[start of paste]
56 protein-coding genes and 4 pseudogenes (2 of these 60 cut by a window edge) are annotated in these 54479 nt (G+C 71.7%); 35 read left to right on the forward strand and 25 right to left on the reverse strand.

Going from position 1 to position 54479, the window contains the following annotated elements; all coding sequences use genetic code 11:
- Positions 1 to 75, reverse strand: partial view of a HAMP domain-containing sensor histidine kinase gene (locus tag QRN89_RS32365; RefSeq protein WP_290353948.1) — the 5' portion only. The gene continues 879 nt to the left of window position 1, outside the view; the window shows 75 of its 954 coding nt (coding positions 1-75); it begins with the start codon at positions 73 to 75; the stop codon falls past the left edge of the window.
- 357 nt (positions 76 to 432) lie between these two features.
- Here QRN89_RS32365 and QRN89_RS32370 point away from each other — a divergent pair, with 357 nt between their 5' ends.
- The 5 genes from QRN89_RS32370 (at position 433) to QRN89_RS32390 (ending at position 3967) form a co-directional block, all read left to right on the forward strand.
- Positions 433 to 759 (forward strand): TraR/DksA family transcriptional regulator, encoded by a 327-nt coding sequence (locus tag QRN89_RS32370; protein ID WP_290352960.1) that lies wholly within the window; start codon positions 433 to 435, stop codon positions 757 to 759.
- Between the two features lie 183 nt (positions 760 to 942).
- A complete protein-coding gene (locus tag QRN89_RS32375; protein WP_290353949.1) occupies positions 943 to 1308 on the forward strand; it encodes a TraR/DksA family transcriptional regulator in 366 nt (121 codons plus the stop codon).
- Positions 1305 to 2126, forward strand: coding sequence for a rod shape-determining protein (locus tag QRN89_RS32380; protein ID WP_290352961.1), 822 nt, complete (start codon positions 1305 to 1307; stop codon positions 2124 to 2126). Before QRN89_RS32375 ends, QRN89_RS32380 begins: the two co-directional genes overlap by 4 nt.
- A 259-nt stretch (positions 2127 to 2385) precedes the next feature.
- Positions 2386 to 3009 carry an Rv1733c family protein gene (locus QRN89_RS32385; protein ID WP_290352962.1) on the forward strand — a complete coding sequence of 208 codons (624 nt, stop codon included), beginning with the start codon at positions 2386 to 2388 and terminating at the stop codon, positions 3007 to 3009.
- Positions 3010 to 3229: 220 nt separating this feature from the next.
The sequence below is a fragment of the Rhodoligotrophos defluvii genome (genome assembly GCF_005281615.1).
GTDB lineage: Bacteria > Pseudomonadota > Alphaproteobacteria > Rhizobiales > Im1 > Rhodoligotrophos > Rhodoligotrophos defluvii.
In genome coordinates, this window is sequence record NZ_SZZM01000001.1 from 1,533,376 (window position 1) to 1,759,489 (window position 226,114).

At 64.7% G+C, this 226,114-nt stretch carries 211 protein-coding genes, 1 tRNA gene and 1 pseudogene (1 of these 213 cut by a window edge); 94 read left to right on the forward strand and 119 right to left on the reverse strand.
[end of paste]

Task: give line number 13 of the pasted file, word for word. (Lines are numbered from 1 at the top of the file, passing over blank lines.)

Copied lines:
- Positions 3010 to 3229: 220 nt separating this feature from the next.